Slava’s Snowshow Broadway Review: Clowning, Wordless and Wet

In the 26 years since the Russian clown Slava Polunin began touring, “Slava’s Snowshow” has been performed “thousands of times to millions of people in hundreds of cities,” according to the playbill. It doesn’t mention how much confetti, water and fusillades of giant beach balls have been dumped on, squirted, and shot at audiences. I’d say tons just in the performance I saw at Broadway’s Stephen Sondheim Theater, where the silly, wordless, plotless, pointless and popular 90- minute show (plus intermission) is running through January 5.
Much of the show is a series of moments too sketchy to be called scenes and too scenic to be called sketches, performed by Slava himself (or an alternate), dressed in his trademark yellow clown suit, and a rotating cast of seven supporting clowns each dressed identically in long green overcoat, red nose and a hat that looks like the outstretched wings of a very dirty grey seagull. In one, for example, Slava and a sidekick stand on a makeshift sailboat in a cartoon sea while a third clown wearing shark fins swims through the stage smoke, then stands up and takes a few bows; that’s it. In another, Slava comes out shot through with arrows, walks out on into the audience, then comes back on stage and dies. Slava’s small repertory of clown movements – he appears to shrink in his suit, he appears to move rapidly in place – received raucous applause.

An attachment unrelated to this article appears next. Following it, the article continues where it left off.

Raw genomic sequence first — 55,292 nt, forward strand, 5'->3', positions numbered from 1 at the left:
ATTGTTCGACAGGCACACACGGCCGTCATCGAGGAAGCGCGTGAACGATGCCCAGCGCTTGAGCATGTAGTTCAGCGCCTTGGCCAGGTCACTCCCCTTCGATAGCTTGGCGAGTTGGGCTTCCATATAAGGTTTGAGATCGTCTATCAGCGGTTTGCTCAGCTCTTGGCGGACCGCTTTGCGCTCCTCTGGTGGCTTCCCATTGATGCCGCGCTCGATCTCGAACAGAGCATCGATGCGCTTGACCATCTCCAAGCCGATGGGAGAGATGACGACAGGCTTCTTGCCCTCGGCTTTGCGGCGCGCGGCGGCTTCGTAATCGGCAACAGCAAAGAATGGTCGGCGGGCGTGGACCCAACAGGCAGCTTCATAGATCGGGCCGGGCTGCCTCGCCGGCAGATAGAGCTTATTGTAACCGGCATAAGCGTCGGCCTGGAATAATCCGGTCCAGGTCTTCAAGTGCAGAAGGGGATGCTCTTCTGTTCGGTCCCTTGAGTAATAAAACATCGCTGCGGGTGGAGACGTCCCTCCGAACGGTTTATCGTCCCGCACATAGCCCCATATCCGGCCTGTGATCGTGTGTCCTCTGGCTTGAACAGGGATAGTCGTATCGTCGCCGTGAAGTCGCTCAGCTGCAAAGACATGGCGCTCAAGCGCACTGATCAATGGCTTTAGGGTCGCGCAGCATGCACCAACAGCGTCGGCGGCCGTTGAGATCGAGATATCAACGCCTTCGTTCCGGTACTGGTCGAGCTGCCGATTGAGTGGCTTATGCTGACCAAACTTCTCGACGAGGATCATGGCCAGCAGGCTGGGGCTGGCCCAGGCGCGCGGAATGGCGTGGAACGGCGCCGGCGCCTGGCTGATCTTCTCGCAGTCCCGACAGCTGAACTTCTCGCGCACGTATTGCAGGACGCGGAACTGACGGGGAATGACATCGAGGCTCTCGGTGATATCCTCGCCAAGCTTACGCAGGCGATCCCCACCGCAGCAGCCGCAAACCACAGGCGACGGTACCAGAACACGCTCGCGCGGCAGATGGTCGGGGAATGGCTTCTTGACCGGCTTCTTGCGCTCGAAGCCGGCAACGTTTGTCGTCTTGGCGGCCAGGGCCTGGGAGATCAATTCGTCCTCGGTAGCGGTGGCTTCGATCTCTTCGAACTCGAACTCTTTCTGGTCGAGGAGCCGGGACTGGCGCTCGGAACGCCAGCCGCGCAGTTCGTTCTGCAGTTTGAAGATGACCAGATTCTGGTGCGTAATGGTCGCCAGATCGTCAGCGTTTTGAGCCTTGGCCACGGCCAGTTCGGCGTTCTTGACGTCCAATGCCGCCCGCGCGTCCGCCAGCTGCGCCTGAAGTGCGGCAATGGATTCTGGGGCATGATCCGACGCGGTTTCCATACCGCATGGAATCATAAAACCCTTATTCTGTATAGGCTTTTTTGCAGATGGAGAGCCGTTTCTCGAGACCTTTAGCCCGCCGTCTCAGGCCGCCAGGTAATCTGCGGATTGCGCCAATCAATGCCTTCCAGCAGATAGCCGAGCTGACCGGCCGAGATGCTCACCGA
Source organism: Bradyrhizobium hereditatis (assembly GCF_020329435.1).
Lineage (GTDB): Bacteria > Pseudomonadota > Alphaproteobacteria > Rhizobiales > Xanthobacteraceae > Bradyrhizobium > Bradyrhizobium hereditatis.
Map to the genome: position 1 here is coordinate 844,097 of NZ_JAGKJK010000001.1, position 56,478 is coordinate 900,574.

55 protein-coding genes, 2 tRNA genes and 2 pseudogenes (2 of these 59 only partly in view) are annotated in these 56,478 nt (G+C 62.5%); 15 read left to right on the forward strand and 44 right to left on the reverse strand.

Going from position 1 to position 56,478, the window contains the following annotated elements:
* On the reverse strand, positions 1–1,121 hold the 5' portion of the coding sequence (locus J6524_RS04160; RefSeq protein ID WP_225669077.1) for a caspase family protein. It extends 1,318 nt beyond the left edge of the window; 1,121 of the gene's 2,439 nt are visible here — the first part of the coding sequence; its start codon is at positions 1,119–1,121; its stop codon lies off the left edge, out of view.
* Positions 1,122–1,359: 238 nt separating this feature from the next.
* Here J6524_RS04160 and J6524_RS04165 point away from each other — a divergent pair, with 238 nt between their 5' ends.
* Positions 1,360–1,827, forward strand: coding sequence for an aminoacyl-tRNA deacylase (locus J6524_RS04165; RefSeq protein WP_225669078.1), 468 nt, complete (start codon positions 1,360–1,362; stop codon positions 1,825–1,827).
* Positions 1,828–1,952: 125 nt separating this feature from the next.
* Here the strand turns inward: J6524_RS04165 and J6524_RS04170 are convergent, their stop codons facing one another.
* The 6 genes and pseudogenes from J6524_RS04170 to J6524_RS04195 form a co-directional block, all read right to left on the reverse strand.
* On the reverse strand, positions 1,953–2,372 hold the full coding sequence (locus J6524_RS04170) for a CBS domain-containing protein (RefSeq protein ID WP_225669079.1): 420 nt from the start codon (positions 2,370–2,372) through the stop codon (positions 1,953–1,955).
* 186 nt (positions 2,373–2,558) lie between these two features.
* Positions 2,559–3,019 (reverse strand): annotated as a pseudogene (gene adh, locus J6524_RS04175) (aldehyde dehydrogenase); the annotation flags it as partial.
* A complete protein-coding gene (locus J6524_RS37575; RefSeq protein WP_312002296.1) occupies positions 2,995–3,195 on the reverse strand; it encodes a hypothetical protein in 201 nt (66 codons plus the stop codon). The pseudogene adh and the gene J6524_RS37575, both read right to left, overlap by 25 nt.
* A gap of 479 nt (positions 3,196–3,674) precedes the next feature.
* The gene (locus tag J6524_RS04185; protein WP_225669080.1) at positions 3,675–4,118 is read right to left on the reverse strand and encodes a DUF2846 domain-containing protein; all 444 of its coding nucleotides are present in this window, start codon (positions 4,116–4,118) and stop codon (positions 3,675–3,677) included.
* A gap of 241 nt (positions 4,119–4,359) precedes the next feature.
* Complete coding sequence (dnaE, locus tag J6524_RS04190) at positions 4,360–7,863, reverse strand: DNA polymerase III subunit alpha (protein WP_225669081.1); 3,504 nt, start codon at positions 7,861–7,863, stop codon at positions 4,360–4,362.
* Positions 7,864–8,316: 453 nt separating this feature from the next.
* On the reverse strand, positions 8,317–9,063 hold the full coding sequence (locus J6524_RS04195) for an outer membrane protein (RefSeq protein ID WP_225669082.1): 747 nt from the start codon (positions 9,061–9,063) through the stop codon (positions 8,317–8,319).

Audience members in danger of drifting away will be forced into attention once the clowns fan out into the auditorium to harass us, by walking atop the armrests, stealing somebody’s handbag, spritzing us with water by flicking an umbrella fitted with an upside bottle of water on the tip.
The clowns limit their attacks to theatergoers in the front of the orchestra, which is just one of the advantages of a seat in the mezzanine. Another is that tickets there are as little as $49 (they go up to as much as $249 for premium orchestra seats.) There’s also a potential advantage in having a better perspective on the beautiful pictures created with the blizzards of white paper confetti simulating snow and the giant cottony cobweb spread out over the people in the orchestra, who are too up-close to see it in full view, and too busy being pummeled.

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Author: New York Theater

Jonathan Mandell is a 3rd generation NYC journalist, who sees shows, reads plays, writes reviews and sometimes talks with people.

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